A recent jaunt through NOLA had one of our friends pronounce, at the end of a long night, "I think I've drunk every drink this town has to offer." Did she, though? (She was still standing, so it's highly unlikely!)
It's a task easier said than done, that's for sure. No less than five classic cocktails trace their origins back to the old-line Creole restaurants and divey drinking dens of New Orleans, and a slew of others have somehow migrated down to the bayous, gradually adopting the Big Easy as their home. Then there's the regional craft beers, the quirky lunchtime 25-cent martinis, and the more modern mixology-driven drinks on the scene today. Too much to handle in one sitting? Don’t worry, in NOLA you can take what you can’t finish out on the street in a go-cup.
We've managed to work our way through quite a few of the city’s drinks during our time there—not all in one night, we assure you. Here are some of the highlights.
The most iconic of NOLA cocktails, the Sazerac combines rye whiskey or bourbon with a bit of simple syrup and native Peychaud’s bitters (giving it its bright pink hue) in a glass that’s been coated with Herbsaint, a local anise-flavored liqueur and one-time absinthe substitute. A lemon twist is the single, elegant garnish. No trip to New Orleans is complete without one of these babies, invented here in 1870 (or so).
Kind of like eggnog without the egg—or just a delicious boozy milkshake—this classic NOLA brunch drink pairs brandy or bourbon with milk, sugar, and nutmeg. You really can’t go wrong.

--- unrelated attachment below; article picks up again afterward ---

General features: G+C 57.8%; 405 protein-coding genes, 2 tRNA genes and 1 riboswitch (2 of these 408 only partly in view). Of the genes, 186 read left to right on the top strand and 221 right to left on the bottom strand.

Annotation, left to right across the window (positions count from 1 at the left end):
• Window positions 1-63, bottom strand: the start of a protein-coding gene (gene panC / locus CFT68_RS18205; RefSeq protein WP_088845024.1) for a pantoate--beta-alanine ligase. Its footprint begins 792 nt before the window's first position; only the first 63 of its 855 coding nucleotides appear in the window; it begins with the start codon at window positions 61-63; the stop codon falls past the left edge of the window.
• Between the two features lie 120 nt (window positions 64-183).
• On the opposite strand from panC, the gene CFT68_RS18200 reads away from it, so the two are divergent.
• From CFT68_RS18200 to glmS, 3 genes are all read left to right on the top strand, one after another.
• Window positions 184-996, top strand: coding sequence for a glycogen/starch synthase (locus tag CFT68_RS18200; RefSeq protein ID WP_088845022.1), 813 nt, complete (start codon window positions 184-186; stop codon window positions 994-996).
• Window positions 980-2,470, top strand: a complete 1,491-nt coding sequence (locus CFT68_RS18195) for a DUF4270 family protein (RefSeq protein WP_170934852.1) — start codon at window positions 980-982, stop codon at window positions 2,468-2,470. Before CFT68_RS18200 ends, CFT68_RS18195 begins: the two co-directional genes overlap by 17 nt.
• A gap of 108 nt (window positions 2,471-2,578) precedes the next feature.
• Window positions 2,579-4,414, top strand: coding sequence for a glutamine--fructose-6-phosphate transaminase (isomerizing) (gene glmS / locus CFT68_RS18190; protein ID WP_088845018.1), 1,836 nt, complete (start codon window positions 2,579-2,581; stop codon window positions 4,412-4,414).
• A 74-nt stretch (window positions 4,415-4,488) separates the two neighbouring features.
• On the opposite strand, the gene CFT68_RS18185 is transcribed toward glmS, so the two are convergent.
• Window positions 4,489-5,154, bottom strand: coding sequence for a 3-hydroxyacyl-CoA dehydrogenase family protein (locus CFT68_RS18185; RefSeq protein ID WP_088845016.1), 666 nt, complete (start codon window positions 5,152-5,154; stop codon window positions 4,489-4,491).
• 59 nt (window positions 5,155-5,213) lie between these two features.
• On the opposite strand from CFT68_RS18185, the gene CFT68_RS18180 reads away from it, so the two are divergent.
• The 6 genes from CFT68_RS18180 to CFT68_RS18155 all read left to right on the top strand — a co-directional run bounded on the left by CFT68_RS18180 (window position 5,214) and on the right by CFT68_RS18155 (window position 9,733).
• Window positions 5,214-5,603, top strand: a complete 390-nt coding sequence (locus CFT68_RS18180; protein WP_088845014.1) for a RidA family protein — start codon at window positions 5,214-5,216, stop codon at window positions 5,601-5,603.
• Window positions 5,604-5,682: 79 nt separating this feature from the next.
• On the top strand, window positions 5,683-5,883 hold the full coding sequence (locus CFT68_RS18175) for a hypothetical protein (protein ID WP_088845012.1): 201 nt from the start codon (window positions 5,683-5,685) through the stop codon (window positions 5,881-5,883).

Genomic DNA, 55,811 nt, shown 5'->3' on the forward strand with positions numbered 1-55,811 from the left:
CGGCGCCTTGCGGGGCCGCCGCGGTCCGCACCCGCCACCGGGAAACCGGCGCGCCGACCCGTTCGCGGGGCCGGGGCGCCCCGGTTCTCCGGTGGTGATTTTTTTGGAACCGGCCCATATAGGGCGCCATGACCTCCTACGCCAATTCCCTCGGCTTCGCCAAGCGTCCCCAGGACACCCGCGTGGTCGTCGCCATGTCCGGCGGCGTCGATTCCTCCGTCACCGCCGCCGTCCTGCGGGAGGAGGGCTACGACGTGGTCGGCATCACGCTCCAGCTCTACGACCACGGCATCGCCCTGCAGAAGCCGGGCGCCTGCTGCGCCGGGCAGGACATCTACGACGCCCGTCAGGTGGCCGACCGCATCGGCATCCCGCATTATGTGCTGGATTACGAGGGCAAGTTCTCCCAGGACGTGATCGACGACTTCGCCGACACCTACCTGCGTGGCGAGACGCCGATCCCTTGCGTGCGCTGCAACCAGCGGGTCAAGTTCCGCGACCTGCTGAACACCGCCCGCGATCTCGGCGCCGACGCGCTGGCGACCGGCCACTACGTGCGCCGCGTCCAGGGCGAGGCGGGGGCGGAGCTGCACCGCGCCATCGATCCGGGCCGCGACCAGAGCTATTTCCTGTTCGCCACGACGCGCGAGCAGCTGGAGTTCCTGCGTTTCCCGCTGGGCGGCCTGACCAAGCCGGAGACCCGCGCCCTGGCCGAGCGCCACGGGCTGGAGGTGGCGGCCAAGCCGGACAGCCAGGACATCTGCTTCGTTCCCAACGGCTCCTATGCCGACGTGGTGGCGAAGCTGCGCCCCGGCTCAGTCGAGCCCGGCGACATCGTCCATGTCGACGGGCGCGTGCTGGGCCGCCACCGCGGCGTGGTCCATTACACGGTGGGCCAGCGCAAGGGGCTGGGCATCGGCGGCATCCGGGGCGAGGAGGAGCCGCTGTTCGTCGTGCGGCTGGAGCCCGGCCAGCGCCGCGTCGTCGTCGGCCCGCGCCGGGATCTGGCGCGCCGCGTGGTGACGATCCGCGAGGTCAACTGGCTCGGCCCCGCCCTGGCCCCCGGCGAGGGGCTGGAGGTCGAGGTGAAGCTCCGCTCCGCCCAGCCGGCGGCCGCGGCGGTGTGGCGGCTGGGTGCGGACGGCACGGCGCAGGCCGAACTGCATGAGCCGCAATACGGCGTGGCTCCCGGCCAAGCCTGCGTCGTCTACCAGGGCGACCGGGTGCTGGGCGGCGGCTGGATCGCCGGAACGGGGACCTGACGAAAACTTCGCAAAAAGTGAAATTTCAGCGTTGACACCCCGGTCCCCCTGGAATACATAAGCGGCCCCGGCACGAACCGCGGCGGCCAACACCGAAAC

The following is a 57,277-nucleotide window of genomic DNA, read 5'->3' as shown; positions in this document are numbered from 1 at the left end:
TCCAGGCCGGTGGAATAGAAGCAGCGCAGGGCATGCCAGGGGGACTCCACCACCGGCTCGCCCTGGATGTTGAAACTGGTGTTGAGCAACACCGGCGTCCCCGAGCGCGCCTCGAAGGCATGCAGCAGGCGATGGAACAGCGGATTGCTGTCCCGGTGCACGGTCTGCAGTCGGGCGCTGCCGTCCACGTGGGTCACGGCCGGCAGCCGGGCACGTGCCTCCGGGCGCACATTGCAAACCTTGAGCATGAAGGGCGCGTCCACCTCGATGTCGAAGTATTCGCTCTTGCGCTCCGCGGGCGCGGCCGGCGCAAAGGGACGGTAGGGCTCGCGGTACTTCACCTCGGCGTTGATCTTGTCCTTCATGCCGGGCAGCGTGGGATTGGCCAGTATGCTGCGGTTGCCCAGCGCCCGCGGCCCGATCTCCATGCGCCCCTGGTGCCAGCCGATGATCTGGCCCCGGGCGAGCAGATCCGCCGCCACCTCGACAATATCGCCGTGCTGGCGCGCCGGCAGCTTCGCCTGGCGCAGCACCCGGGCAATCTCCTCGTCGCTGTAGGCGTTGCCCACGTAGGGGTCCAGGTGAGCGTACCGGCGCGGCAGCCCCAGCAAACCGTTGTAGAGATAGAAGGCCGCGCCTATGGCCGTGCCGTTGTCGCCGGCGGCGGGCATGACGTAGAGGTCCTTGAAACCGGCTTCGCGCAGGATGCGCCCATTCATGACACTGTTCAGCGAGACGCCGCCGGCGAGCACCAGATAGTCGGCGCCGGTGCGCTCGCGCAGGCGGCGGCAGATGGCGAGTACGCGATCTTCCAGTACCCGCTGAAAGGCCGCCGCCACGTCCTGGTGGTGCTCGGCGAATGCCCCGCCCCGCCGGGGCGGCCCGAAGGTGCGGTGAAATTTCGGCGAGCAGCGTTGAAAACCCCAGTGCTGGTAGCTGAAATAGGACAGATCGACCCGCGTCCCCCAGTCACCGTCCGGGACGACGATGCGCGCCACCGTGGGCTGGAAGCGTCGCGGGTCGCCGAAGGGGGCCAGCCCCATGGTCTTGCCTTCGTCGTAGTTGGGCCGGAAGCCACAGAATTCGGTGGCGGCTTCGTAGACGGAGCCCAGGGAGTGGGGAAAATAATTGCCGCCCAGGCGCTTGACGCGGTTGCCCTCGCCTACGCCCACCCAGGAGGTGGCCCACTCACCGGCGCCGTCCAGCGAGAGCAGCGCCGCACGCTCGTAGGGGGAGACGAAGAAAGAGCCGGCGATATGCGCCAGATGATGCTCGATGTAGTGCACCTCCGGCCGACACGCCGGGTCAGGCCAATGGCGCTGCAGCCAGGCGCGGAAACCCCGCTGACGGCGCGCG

As the story goes, this bright pink, super-sweet, fruity cocktail—made with rum, lime, and passion-fruit syrup, garnished with cherry and an orange slice—was invented by bartenders at Pat O’Brien’s in order to dispose of giant surpluses of rum. It’s still fun to grab a Hurricane at Pat’s, but versions that actually taste good can be found elsewhere about town.
Composed of champagne, cognac (sometimes gin), lemon juice, and sugar, the French 75 is one of the daintier cocktails found around here. Sipping one (or three) in Arnaud’s French 75 cigar bar is a transporting experience.
For reasons unknown, at some point in the 20th century New Orleans took a cue from London and adopted the Pimm’s Cup as a favorite hometown cocktail. Combining the British gin-based liqueur Pimm’s No. 1 with lemonade and 7-Up, it’s served in a highball glass and garnished with cucumber. The dark and atmospheric Napoleon House is the place for Pimm’s.
No, not necessarily of the frozen tropical variety (of course, you can find that here, too). Daiquiris in NOLA mean one of two things: the classic daiquiri, a rum-lime-sugar concoction that makes a pretty mean go-cup; or a host of frozen yummies—often swirling in slushie machines and best dispensed of via a drive-through. We particularly liked the frozen Pimm’s Cup variety at St. Lawrence (where handmade syrups are used; pictured above), as well as the Voodoo daiquiri (a.k.a. “purple drank”) at historic Lafitte’s Blacksmith Shop.
Ramos gin fizz
One of the more complex NOLA cocktails, said to have been invented at a bar here in the 1880s by one Henry Ramos, the gin fizz is a delicate concoction of gin, lemon and lime juice, egg whites, cream, and orange flower water. Order one to test a bartender’s mettle.
While nothing unique, the peppery, tomato-y, vodka-y Bloody Mary is particularly ubiquitous in New Orleans, a city that loves its boozy brunches. It’s also done very well here—usually served with pickled okra or green beans and a generous dusting of Cajun spices.
Yeah, it’s not a cocktail, we know. But the craft of beer brewing, nearly lost here after Prohibition, has made a nice comeback. So if you’ve had a few cocktails and want some longevity to your night, it’s time to switch to beer, preferably the local stuff: Abita, Covington Brewhouse, NOLA Brewing Company. This time of year we love Abita’s subtly citrusy Satsuma witbier, made with Louisiana satsumas, and NOLA’s hoppy Hurricane Saison.